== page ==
Source: Internet
Author: User

An operator is something that can produce another value (thus the entire structure becomes an expression) by giving one or more of the values (in programming jargon, an expression).

The first is a unary operator, which only operates a single value, for example! (Take the inverse operator) or + + (plus an operator).

Example

1, the use of ++i (A=++i, i=2 as an example)

First add the I value by 1 (that is, i=i+1), and then assign the variable a (that is, a=i),

The final a value is equal to 3, and the I value equals 3.

So a=++i is equivalent to i=i+1, a=i

2, the use of i++ (a=i++, i=2 as an example)

First assigns the I value to the variable a (that is, a=i), and then the I value plus 1 (that is, i=i+1),

The final a value is equal to 2, and the I value equals 3.

So a=i++ is equivalent to A=i, i=i+1

3, ++i and i++

A=++i is equivalent to i++, a=i

a=i++ is equivalent to A=i, i++

4, ++i and i++ when used alone, the equivalent of i=i+1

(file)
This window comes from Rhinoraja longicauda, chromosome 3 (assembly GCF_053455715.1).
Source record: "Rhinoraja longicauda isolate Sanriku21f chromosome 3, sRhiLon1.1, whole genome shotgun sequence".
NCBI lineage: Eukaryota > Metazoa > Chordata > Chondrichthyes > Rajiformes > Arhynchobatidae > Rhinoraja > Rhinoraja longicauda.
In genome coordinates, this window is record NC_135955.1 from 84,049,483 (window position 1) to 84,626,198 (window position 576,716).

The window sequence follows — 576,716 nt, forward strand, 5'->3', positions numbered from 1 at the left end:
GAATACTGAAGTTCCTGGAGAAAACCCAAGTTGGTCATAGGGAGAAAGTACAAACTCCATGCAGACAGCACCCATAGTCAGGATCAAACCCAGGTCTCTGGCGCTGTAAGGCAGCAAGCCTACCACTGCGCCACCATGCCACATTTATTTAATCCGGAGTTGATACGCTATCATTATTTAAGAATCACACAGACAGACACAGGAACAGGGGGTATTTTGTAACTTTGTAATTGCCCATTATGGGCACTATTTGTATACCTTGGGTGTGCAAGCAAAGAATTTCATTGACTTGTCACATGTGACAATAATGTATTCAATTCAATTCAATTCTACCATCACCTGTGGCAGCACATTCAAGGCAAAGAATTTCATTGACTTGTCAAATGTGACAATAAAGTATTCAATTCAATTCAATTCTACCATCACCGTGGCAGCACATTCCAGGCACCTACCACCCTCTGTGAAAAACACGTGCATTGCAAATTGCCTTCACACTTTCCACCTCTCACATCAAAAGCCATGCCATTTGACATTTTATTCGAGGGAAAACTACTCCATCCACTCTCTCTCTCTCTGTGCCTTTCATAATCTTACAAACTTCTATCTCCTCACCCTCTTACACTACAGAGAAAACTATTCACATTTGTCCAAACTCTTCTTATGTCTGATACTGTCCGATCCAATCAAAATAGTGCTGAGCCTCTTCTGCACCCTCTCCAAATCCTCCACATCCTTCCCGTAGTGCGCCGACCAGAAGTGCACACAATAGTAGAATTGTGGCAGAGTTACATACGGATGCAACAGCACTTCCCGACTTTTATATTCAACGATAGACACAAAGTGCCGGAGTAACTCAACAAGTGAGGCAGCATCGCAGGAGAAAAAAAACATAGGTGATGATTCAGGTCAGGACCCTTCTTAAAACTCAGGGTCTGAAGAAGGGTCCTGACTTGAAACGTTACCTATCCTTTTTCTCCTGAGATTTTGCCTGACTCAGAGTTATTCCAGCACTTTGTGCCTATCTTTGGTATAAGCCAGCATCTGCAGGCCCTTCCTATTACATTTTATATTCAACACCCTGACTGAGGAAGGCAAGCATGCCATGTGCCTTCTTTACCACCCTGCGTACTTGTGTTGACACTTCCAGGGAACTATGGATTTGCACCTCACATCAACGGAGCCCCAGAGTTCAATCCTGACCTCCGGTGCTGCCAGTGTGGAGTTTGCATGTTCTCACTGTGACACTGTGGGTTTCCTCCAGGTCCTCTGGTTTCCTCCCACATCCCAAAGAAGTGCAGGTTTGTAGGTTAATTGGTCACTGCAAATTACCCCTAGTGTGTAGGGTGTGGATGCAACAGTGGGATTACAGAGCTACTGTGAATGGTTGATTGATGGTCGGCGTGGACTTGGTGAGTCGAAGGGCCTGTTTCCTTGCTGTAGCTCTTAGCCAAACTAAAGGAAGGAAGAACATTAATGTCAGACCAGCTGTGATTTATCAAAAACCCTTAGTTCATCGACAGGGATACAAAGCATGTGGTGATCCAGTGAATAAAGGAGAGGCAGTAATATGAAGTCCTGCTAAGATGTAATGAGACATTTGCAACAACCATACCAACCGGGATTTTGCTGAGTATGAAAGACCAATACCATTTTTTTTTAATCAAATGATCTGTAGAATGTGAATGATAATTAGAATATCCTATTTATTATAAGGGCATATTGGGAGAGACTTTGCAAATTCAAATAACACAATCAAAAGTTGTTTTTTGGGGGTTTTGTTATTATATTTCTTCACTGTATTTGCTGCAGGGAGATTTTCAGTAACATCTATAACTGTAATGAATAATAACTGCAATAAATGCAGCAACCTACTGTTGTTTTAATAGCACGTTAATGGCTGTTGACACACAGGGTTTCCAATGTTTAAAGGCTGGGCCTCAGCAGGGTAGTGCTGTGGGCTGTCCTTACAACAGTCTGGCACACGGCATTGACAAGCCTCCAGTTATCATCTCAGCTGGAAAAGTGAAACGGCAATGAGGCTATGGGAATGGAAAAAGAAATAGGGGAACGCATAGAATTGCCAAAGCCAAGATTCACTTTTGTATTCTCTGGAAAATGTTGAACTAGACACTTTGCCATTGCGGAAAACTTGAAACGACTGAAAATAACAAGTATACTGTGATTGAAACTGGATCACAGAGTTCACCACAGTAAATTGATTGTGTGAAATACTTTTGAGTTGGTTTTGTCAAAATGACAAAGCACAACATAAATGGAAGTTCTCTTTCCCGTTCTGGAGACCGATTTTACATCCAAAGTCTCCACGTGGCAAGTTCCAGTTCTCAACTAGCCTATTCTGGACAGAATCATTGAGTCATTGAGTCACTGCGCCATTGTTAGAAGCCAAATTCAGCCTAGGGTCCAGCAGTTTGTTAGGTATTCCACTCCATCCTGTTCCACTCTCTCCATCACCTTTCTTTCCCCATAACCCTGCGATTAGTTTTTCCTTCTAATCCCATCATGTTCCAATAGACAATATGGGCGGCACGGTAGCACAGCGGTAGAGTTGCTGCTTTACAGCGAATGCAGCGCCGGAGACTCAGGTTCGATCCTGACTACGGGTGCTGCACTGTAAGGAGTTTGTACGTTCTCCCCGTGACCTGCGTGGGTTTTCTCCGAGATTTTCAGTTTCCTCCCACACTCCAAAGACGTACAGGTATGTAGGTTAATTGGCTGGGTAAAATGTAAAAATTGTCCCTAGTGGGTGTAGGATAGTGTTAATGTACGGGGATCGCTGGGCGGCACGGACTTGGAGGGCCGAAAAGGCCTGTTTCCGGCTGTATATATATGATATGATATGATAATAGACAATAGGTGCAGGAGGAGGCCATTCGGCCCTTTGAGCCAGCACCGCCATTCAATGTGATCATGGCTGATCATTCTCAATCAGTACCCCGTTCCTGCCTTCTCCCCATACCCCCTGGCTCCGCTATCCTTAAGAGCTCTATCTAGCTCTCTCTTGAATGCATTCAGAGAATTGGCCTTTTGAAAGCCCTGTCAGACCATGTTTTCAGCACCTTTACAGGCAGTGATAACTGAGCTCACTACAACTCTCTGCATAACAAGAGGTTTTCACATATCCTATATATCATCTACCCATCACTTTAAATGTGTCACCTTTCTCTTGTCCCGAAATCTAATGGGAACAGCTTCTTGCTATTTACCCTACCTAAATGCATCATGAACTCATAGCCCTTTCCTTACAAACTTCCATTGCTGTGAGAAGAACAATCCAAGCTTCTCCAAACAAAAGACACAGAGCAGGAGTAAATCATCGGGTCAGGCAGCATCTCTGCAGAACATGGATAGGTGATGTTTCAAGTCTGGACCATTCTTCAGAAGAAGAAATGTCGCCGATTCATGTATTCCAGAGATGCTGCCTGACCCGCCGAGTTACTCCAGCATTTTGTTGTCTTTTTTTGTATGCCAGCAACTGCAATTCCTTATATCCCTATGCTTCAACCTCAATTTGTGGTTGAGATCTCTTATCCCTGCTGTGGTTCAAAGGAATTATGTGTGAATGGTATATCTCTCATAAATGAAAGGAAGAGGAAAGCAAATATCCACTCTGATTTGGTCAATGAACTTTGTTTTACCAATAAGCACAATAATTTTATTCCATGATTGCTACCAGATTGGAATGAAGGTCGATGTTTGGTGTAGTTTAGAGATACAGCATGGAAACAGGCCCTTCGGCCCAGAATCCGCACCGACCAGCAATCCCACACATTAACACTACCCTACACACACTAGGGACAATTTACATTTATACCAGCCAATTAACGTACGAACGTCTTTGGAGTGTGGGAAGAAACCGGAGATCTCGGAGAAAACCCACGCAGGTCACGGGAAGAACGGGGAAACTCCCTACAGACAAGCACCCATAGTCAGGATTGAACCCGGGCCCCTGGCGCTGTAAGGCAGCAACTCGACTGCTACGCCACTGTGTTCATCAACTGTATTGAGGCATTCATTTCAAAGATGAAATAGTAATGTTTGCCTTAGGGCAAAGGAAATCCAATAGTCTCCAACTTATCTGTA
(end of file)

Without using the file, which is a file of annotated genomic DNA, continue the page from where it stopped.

If you assign a new variable, ++i first adds the I value to 1, and i++ first assigns I to the new variable

The second is the two-dollar operator, which accepts two values, such as the familiar arithmetic Operators + (plus) and-(minus), and most PHP operators are these

$a =1+2;

$b = 3-1;

The third is the ternary operator, which accepts three values and should be used to select one of the other two expressions based on an expression, rather than to select it in two statements or program routes. (also referred to as a conditional operator may be more appropriate)

The code format is as follows: (EXPR1)? (EXPR2): (EXPR3);

For example: $page =!empty ($_get[' page '])? $_get[' Page ']: 1;

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